Cover of the book Machine Vision: How Algorithms are Changing the Way We See the World.

Machine Vision: How Algorithms are Changing the Way We See the World

By Jill Walker Rettberg

What will new machine vision technologies like facial recognition, deepfakes and augmented reality mean for us as individuals and as a society? How will these new extensions of human vision change our perception of the world? What will we not see? In this illuminating book, Jill Walker Rettberg draws on art, video games and science fiction as well as real-world examples to explore how machine vision shapes our world. This book provides an accessible overview of the history and contemporary uses of machine vision technologies and uses contemporary critical theory to unpack how technologies like smart surveillance cameras and TikTok filters shape our interactions with technology and each other. By analysing specific fictional and real-world situations involving machine vision technologies, this book shows how technologies can have very different impacts in different cultural settings. The combination of aesthetic analysis with ethnographic and critical media studies approaches makes Machine Vision an engaging and eye-opening read for students and scholars of digital media studies, science and technology studies, visual studies, digital art and science fiction, as well as for readers who want to create or evaluate new machine vision technologies.


Featured in Nature

January 2024: Machine Vision is one of five “best science picks” in Nature! Read Andrew Robinson’s short review of the book.

Monet and Machine Vision on BBC 4’s Start the week

Screenshot of the BBC page for the radio show Start the week Jill visited the BBC’s Radio 4 show Start the Week on November 20, 2023 to talk about Machine Vision with Jackie Wullschläger, who has just published a biography of Monet, and Mat Collishaw, an artist whose exhibition Petrichor uses AI and other machine vision technologies to explore our relationship to the environment. The BBC’s Tom Sutcliffe hosted the conversation, which you can listen to on the BBC website or your favourite podcast app. The first 13 minutes are about Monet, but don’t worry, there are many connections to machine vision.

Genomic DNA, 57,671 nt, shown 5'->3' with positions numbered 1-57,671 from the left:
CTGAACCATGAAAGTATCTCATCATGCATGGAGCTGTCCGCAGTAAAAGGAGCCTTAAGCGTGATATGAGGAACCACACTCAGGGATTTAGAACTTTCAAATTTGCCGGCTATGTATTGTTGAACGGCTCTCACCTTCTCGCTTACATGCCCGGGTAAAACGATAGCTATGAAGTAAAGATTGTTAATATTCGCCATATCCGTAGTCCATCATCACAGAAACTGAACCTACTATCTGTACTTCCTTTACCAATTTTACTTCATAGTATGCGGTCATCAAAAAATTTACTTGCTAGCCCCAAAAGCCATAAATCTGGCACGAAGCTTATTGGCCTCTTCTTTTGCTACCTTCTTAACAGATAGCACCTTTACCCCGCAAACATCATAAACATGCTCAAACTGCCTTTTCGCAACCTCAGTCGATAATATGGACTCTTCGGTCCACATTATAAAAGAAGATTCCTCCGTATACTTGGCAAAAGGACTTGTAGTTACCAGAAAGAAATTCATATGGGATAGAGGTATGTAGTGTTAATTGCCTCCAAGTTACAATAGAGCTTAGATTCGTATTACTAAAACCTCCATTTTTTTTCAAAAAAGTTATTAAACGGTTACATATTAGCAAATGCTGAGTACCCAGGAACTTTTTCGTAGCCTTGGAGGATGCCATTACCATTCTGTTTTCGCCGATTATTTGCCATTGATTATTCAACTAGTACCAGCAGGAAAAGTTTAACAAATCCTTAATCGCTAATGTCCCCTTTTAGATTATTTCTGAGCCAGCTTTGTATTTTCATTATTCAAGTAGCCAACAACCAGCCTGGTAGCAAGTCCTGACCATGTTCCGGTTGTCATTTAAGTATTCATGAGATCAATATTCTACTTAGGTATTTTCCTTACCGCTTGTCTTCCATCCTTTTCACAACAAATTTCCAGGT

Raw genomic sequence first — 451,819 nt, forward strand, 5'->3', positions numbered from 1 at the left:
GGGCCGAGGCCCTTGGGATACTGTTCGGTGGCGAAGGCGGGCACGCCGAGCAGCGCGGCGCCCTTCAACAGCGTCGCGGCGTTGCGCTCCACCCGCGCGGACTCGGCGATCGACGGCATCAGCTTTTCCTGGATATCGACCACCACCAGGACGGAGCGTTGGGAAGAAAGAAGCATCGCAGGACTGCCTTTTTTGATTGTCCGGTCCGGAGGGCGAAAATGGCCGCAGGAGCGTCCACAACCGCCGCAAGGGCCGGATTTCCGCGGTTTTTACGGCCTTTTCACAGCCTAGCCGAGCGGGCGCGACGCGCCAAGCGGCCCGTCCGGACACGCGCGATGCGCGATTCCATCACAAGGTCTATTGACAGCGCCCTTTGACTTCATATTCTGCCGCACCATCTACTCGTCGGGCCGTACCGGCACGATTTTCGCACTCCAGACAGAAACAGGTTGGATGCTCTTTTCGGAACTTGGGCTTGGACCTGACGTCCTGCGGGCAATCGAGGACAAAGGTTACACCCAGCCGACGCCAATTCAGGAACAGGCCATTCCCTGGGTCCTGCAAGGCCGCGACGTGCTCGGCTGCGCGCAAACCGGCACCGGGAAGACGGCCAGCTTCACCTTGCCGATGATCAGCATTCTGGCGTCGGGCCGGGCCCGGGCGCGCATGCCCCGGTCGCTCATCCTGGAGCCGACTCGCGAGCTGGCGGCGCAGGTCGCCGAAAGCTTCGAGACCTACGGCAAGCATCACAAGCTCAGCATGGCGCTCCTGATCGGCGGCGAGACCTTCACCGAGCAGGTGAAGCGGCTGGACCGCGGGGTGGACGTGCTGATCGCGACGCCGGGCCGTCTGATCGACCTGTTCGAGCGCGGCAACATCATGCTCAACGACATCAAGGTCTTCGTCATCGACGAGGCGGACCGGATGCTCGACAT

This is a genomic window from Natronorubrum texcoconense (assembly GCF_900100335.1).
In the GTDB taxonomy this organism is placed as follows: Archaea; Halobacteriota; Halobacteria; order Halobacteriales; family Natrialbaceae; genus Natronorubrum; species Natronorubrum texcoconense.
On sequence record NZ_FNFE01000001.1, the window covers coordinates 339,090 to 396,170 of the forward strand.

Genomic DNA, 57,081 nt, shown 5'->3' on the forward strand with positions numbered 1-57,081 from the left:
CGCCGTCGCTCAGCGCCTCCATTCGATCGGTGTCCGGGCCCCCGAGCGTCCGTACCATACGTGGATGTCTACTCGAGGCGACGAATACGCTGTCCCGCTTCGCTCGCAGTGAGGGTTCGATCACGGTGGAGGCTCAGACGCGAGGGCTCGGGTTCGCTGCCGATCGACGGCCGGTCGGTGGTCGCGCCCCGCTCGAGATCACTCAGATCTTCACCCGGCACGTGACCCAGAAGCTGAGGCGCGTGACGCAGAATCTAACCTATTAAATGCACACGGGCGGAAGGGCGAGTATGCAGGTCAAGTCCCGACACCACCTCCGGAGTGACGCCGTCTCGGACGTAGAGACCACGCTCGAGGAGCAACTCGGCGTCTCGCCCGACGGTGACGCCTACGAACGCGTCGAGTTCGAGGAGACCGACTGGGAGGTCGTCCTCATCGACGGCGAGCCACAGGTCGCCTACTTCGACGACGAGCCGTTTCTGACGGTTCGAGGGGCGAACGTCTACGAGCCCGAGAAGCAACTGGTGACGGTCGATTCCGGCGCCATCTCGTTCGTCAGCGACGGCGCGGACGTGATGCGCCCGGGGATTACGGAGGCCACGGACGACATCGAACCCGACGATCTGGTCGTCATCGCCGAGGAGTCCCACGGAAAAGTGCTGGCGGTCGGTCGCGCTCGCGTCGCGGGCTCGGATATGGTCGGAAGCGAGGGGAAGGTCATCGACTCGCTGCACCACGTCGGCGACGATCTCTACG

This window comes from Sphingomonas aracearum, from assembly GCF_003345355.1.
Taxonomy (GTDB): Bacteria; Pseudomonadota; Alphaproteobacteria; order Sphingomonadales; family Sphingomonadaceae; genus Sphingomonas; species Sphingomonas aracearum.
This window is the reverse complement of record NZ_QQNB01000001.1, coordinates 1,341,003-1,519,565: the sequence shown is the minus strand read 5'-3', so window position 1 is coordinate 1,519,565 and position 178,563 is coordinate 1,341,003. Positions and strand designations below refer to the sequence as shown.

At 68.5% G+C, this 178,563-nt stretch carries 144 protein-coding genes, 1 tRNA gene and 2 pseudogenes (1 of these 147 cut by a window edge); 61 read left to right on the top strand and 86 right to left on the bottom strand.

Mentioned in ArtReview

“These intersecting histories of cameras, smart surveillance and AI are one of the subjects of Jill Walker Rettberg’s book Machine Vision, also published last September, in which Rettberg, through ethnography and media theory, explores how algorithms are changing the way we see the world. She references Alphonse Bertillon, the police officer and criminologist who invented the mugshot, whose ‘anthropometrics’ combined photography with mathematical measurements and classifications of people – a racist, misogynist and ableist physiognomic legacy that still lurks in today’s AI systems. While Rettberg thought the pseudoscience informing machine vision would lead to mass mistrust of images, she writes, the opposite has come to be true.”

Isabelle Bucklow for ArtReview, 24 November 2024.


“The nature of the influence exerted by machine vision on society as a whole will be all the more fruitfully considered and discussed with the help of [Rettberg’s] book, which is written in clear and accessible language.”

Tam Hanna for c’t: Magazin für Computertechnik 25/2023 page 166




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216 x 138 mm / 9 x 5 in

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